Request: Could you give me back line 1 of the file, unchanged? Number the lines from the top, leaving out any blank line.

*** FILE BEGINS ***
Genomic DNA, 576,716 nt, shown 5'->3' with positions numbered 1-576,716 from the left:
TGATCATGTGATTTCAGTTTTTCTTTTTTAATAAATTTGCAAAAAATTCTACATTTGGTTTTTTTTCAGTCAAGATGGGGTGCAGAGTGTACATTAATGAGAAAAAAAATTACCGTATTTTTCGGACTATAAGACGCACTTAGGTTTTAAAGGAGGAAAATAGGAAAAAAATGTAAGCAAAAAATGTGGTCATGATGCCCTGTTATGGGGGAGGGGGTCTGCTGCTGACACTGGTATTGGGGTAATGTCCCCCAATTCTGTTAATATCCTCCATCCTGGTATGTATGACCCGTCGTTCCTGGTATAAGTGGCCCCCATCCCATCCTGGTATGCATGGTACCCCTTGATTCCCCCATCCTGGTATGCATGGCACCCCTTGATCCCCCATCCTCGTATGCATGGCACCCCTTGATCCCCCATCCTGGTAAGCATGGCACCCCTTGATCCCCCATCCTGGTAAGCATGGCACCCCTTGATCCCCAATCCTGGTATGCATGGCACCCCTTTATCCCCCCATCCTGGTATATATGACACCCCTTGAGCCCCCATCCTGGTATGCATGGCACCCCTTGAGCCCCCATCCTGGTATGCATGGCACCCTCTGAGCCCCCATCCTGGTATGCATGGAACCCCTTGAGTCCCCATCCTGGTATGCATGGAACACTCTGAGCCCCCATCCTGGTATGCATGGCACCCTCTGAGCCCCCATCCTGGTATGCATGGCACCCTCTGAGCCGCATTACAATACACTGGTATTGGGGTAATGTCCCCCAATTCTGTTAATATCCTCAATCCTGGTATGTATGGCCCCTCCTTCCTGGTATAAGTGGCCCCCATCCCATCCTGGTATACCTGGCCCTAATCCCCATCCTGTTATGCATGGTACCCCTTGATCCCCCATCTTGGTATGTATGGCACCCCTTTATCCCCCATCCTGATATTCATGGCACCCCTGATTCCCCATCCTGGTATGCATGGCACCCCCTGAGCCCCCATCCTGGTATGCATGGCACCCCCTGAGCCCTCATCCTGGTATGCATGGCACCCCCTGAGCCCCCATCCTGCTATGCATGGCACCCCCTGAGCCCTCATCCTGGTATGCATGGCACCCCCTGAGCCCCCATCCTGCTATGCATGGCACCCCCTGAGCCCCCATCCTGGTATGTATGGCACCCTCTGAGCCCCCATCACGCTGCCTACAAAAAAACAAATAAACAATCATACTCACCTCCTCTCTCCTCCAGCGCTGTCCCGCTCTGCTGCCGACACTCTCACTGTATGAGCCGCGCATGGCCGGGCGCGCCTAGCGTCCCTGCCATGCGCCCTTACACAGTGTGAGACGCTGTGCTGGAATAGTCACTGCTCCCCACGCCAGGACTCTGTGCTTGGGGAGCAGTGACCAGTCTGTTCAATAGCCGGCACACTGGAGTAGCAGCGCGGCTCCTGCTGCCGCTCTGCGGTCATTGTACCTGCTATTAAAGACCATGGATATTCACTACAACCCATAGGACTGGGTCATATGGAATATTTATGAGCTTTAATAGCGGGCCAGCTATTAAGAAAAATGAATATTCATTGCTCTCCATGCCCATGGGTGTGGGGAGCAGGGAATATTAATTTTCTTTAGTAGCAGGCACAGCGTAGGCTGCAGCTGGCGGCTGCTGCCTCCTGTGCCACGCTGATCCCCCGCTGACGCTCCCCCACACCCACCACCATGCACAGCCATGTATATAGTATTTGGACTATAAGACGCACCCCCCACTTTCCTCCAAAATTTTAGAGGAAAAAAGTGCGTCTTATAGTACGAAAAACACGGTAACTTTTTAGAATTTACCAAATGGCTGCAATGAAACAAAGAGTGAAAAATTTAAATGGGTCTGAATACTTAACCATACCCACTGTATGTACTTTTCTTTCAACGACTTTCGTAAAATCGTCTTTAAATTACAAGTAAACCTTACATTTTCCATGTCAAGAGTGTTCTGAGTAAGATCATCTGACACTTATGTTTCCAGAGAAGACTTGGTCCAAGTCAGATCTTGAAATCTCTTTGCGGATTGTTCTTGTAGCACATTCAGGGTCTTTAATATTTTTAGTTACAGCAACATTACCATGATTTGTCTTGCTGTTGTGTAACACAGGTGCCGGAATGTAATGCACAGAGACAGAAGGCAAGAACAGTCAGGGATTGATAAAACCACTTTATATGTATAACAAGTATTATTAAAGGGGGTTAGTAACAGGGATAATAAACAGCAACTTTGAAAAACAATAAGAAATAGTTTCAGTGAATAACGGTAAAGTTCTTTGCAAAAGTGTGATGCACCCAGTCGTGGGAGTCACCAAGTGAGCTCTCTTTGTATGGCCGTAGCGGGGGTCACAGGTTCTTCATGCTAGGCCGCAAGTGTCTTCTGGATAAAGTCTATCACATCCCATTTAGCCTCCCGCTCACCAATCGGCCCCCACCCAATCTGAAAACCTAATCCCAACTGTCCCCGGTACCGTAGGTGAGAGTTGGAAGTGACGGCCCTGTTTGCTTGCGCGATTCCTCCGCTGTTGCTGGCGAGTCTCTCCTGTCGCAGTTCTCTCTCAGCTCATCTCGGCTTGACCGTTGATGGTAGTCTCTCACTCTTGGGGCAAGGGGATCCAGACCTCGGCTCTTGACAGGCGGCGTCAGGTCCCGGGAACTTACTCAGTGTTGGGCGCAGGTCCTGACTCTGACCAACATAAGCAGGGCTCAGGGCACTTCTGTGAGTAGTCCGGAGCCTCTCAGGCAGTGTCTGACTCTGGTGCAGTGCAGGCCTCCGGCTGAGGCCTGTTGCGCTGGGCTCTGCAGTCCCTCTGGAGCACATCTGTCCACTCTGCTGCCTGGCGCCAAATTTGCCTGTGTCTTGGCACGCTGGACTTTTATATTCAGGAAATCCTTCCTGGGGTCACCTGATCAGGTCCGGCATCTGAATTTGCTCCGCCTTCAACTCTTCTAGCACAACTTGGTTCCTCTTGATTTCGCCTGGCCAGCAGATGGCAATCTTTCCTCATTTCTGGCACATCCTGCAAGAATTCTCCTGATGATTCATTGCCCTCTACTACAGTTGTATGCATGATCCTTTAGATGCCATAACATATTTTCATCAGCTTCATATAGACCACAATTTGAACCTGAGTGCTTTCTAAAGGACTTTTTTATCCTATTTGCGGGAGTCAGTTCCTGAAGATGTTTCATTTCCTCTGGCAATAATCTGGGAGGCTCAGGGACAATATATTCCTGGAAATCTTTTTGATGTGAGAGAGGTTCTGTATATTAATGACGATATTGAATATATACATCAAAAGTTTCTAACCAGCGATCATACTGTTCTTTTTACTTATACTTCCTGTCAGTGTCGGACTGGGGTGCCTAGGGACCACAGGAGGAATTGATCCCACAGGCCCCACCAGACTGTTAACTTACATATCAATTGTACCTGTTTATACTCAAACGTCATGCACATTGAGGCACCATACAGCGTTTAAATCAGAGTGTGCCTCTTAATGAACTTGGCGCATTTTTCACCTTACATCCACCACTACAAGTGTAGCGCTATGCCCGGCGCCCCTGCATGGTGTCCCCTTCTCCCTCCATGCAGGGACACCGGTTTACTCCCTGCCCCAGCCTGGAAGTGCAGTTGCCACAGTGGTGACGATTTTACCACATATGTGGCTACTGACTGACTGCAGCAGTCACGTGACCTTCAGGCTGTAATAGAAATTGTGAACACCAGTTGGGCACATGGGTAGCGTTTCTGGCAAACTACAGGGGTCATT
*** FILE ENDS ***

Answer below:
Genomic DNA, 576,716 nt, shown 5'->3' with positions numbered 1-576,716 from the left: